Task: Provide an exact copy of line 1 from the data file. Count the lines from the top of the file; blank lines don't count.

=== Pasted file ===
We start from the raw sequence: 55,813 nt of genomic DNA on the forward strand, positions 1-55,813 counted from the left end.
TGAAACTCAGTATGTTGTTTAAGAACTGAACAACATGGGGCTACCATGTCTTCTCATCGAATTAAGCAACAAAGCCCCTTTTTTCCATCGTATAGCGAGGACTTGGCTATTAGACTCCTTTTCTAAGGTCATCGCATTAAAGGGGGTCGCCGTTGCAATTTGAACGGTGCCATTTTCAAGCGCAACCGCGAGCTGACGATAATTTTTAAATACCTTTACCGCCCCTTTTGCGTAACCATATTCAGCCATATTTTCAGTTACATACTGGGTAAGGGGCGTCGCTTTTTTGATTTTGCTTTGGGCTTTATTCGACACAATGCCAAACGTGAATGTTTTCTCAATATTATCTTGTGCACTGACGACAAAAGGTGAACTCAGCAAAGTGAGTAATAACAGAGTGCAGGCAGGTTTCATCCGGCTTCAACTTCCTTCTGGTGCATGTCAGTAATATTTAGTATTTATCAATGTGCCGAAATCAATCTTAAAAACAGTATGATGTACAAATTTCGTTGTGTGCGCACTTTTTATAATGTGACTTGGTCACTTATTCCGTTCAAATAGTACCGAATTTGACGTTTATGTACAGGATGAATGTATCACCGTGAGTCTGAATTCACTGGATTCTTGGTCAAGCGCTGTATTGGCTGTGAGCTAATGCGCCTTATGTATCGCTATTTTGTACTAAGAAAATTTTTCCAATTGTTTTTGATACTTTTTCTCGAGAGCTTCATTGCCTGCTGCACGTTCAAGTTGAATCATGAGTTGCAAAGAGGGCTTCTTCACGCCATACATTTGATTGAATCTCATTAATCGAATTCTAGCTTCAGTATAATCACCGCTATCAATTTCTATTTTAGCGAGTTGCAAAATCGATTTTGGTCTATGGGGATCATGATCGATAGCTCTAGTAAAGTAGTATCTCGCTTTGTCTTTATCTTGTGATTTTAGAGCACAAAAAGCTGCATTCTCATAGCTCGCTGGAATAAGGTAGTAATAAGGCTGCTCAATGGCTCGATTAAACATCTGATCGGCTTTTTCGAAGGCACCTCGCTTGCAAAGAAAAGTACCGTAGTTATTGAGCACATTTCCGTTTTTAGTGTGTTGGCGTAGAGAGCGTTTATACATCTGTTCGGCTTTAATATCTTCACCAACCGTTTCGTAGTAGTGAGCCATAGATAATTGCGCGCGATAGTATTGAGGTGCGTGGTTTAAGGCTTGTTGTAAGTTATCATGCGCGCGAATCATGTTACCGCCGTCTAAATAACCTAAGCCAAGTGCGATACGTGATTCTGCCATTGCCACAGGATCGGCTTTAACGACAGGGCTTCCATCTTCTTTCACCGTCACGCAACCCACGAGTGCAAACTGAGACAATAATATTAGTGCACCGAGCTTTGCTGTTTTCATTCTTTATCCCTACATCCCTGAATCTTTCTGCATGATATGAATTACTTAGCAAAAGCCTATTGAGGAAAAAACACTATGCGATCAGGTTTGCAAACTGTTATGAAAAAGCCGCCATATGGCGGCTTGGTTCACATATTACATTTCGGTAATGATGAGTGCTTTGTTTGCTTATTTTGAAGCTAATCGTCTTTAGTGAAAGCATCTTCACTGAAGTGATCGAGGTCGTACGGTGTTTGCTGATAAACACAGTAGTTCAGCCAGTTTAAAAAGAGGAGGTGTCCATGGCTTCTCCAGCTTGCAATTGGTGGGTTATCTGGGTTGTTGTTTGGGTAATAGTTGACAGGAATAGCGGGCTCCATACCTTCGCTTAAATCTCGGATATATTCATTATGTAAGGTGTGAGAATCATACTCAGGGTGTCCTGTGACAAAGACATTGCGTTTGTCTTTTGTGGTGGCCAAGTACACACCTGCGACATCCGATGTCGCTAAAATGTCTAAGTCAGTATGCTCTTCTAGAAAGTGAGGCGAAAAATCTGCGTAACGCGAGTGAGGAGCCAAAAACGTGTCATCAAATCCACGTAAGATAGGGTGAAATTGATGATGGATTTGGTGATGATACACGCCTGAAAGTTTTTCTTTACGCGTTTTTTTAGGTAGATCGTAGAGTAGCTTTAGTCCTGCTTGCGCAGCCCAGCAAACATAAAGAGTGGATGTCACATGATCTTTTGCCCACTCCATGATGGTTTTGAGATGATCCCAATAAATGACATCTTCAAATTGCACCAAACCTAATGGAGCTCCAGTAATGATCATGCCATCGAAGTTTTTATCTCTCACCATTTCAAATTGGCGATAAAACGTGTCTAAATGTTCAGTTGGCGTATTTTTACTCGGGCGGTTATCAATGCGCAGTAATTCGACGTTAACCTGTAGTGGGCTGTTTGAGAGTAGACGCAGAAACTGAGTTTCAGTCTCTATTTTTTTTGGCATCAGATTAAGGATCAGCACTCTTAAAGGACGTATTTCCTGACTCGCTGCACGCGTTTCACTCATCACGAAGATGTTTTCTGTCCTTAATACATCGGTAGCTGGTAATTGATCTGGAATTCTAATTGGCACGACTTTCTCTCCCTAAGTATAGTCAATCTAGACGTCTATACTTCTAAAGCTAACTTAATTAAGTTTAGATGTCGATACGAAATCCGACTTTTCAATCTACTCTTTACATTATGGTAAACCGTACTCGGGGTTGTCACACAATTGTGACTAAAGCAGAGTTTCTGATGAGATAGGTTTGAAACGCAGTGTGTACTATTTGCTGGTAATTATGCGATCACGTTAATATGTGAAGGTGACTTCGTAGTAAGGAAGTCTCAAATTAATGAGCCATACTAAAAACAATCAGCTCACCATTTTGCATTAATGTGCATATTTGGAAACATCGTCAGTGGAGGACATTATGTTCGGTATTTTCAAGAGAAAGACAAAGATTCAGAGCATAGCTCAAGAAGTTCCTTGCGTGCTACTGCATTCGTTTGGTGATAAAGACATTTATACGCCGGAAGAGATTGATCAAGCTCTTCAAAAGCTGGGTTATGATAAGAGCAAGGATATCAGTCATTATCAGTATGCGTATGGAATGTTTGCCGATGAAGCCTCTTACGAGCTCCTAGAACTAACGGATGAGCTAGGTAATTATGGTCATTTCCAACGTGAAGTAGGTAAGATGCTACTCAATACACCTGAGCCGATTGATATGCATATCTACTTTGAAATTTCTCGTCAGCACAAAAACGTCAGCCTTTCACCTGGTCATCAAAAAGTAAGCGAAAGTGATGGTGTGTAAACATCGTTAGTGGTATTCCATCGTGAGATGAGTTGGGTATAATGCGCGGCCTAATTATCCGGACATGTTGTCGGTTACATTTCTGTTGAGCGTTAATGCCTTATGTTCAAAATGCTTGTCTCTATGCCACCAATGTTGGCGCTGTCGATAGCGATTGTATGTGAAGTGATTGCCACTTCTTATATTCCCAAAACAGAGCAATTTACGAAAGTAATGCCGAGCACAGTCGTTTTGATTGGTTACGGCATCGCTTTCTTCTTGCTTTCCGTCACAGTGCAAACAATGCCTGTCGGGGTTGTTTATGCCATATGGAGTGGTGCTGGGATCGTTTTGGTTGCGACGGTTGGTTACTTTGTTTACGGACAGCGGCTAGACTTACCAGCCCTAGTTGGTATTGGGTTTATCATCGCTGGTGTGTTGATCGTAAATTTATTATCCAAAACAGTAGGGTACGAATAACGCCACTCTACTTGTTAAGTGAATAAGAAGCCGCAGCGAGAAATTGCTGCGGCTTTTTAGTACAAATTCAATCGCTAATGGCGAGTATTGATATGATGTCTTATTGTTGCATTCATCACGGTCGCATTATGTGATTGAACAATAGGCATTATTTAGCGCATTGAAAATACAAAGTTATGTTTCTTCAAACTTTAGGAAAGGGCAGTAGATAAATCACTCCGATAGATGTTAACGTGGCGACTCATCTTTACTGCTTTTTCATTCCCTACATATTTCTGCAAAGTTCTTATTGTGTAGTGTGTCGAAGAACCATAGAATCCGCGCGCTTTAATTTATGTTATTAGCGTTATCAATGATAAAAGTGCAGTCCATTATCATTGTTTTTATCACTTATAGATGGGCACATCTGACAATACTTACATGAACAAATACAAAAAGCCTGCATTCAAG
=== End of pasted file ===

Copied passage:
We start from the raw sequence: 55,813 nt of genomic DNA on the forward strand, positions 1-55,813 counted from the left end.